A RECENT report shows seagrass populations in the Oyster Harbour catchment have increased as a likely result of improved water quality after suffering severe deterioration.
A significant deterioration in the seagrass meadows was recorded in the 1980’s after the harbour had become increasingly eutrophic and the water quality deteriorated, resulting in increased algal bloom and the ecosystem significantly collapsed.
Supported by the State Government’s Royalties for Regions Program, through the Regional Estuaries Initiative, data was collected by the Department of Water and Environmental Regulation in March 2019 at 200 randomly selected sites, using underwater cameras and viewing cones to observe and assess seagrass coverage, species and height.
Areas excluded from the survey were those with aquaculture lease and the deepest parts of the estuary where seagrass unlikely grows.
Spatial software ArcGIS was then used to create maps of the seagrass extent and coverage based on field observations.
So what is so important about seagrass?
Seagrass meadows provide habitats and food for birds, fish and crustaceans while also contributing to good water and sediment quality by consuming nutrients and oxygenating the water.
Seagrass is also a key ally in the fight against climate change as it stabilises sediments, protects shorelines from erosion and store carbon whilst release oxygen.
Studies in the 1990’s and 2006 showed seagrass recovery in ‘patchy’ areas and calculated the total coverage at 540 hectares, but the most recent 2019 study found that total coverage had increased to 663 ha and the deepest observation of seagrass was at 5.5m.
Effects of human interference
Department of Water and Environmental Regulation (DoWER) responded to the Weekender stating the seagrass loss in Oyster Harbour was caused by build-up of macroalgae and epiphytes from catchment clearing and agriculture land use through the twentieth century.
This was the leading cause of poor water quality as the run-off delivered both sediment and fertiliser-derived nutrients into the harbour.
The report also stated higher rainfall have also eroded nutrient-rich, fine, silty soils from the catchment which caused flood waters to have high turbidity.
“These nutrients fuelled the prolific growth of macroalgae and epiphytes, that impacted seagrass and wider ecosystem health,” they said.
“When macroalgae and epiphytes are over abundant, they can shade and/or smother seagrass, limiting the amount of light available for the seagrass to convert into energy for growth- through photosynthesis.
“Catchment clearing and subsequent agricultural land use through the twentieth century was the leading cause of poor water quality – with run-off delivering both sediment and fertiliser-derived nutrients to the harbour.”
While the seagrass population is recovering in Oyster Harbour, nutrients from agricultural land use, urban and industrial land-uses, such as septic, garden fertiliser and stormwater outflows, continues to be the biggest threat to the health of the harbour.
Therefore management of the water quality requires managing of the multiple sources of nutrient input through the catchment.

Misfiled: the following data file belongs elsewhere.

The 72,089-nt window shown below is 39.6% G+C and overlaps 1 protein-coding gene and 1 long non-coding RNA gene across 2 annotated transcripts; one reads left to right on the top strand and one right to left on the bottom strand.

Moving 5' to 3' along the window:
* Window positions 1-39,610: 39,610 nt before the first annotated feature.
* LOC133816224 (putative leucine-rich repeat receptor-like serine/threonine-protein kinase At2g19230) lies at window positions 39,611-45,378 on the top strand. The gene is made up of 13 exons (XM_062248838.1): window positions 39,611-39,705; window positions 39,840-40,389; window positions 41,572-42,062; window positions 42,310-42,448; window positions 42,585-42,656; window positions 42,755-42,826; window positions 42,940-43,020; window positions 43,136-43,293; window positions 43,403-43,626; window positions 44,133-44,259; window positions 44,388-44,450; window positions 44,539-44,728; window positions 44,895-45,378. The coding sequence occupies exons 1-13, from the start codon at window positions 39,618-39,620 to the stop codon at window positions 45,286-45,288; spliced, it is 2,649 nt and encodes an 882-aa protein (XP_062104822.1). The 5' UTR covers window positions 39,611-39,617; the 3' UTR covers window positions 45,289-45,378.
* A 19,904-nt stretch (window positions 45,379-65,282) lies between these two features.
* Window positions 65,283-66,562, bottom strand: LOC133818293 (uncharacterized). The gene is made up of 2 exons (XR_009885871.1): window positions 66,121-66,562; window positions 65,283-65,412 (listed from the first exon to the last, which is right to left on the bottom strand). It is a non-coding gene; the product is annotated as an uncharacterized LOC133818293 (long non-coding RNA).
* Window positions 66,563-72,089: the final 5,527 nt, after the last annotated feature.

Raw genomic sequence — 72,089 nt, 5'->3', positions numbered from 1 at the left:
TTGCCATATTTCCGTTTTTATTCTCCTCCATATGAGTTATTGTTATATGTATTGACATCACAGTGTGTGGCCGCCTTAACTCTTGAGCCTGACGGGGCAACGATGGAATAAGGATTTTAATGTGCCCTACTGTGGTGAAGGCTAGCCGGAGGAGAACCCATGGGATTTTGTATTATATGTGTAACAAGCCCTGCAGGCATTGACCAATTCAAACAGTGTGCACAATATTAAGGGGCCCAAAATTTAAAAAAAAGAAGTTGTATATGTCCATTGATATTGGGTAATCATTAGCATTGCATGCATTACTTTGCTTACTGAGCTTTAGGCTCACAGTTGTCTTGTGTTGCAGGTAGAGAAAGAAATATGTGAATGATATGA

Chang in farming practises
Thanks to early intervention in the 1990’s by Albany locals and a change in farming practises, a recovery and a restoration program led by the Oyster Harbour Catchment Group (OHCG) was put in place.
Oyster Harbour Catchment Group worked for more than 30 years implementing a catchment project and a seagrass regrowth program, collaborating alongside Great Southern farmers to reduce their fertiliser run-off into creeks and estuaries.
OHCG Communications Officer Sayah Drummond said working with farmers has been a big collaboration to clean up the waterways.
“The best way we found to naturally filter all the chemicals out of the system before it gets down to the estuary is to fence off those creek lines and rivers and re-vegetate it and that acts as a natural bio filter for flow off from paddocks,” Ms Drummond said.
“…fertiliser floods into the system and algae love it, then algal blooms block off all the sunlight getting to seagrass and then it kills seagrass and that in turns kills all the fish.”
The future of Oyster Harbour
The future of the catchment is uncertain in regard to climate change, but the Catchment Group are ready to do what they can to keep the ecosystem alive.
“…all we can do is put it back the best we can so it can do its ecosystem job and that way the whole harbour will be a bit more protected in the future, and being able to monitor it means as soon as it starts declining again we can get back onto it and figure out what’s doing it,” Ms Drummond said.
“These stories of extremely slow recovery after loss of seagrass, highlight how important it is to protect our seagrasses from becoming lost in the first place,” DoWER said.
Studies continue to be carried out in Oyster Harbour, with results of another assessment carried out in January 2021 expected to be released late 2021.
Read more about Oyster Harbour Catchment Group here https://www.ohcg.org.au/
To read the full report by the Department of Water and Environmental Regulation, go to this website https://www.wa.gov.au/government/publications/seagrasses-four-estuaries-western-australias-south-west-2017-20-report-no-86?utm_source=hootsuite&utm_medium=Twitter&utm_term=&utm_content=&utm_campaign=launch